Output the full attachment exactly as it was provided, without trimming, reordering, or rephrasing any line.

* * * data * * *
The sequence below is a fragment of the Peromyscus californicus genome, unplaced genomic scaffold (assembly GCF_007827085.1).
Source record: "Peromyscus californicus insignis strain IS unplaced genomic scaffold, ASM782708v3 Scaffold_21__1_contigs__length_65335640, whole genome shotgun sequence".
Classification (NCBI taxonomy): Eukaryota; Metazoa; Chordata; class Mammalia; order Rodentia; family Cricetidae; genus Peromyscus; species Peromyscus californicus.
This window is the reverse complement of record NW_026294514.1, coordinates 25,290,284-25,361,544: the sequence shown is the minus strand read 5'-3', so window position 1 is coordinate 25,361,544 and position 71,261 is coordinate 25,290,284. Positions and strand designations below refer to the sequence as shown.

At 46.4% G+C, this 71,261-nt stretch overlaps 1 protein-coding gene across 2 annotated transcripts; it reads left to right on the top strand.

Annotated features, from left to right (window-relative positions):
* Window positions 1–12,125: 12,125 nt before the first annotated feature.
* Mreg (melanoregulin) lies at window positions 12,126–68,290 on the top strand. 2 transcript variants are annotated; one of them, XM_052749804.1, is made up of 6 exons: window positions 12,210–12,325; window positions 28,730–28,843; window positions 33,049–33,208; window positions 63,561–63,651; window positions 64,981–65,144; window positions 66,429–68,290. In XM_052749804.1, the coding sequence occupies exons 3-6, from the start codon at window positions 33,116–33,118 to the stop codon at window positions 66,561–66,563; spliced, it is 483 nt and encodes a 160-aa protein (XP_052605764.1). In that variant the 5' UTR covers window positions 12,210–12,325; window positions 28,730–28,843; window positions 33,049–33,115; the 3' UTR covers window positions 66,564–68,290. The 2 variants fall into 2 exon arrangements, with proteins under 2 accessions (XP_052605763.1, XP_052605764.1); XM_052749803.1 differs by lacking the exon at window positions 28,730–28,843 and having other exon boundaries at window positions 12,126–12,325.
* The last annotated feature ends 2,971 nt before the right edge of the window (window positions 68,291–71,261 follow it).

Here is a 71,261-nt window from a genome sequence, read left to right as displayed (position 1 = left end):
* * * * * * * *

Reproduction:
The sequence below is a fragment of the Peromyscus californicus genome, unplaced genomic scaffold (assembly GCF_007827085.1).
Source record: "Peromyscus californicus insignis strain IS unplaced genomic scaffold, ASM782708v3 Scaffold_21__1_contigs__length_65335640, whole genome shotgun sequence".
Classification (NCBI taxonomy): Eukaryota; Metazoa; Chordata; class Mammalia; order Rodentia; family Cricetidae; genus Peromyscus; species Peromyscus californicus.
This window is the reverse complement of record NW_026294514.1, coordinates 25,290,284-25,361,544: the sequence shown is the minus strand read 5'-3', so window position 1 is coordinate 25,361,544 and position 71,261 is coordinate 25,290,284. Positions and strand designations below refer to the sequence as shown.

At 46.4% G+C, this 71,261-nt stretch overlaps 1 protein-coding gene across 2 annotated transcripts; it reads left to right on the top strand.

Annotated features, from left to right (window-relative positions):
* Window positions 1–12,125: 12,125 nt before the first annotated feature.
* Mreg (melanoregulin) lies at window positions 12,126–68,290 on the top strand. 2 transcript variants are annotated; one of them, XM_052749804.1, is made up of 6 exons: window positions 12,210–12,325; window positions 28,730–28,843; window positions 33,049–33,208; window positions 63,561–63,651; window positions 64,981–65,144; window positions 66,429–68,290. In XM_052749804.1, the coding sequence occupies exons 3-6, from the start codon at window positions 33,116–33,118 to the stop codon at window positions 66,561–66,563; spliced, it is 483 nt and encodes a 160-aa protein (XP_052605764.1). In that variant the 5' UTR covers window positions 12,210–12,325; window positions 28,730–28,843; window positions 33,049–33,115; the 3' UTR covers window positions 66,564–68,290. The 2 variants fall into 2 exon arrangements, with proteins under 2 accessions (XP_052605763.1, XP_052605764.1); XM_052749803.1 differs by lacking the exon at window positions 28,730–28,843 and having other exon boundaries at window positions 12,126–12,325.
* The last annotated feature ends 2,971 nt before the right edge of the window (window positions 68,291–71,261 follow it).

Here is a 71,261-nt window from a genome sequence, read left to right as displayed (position 1 = left end):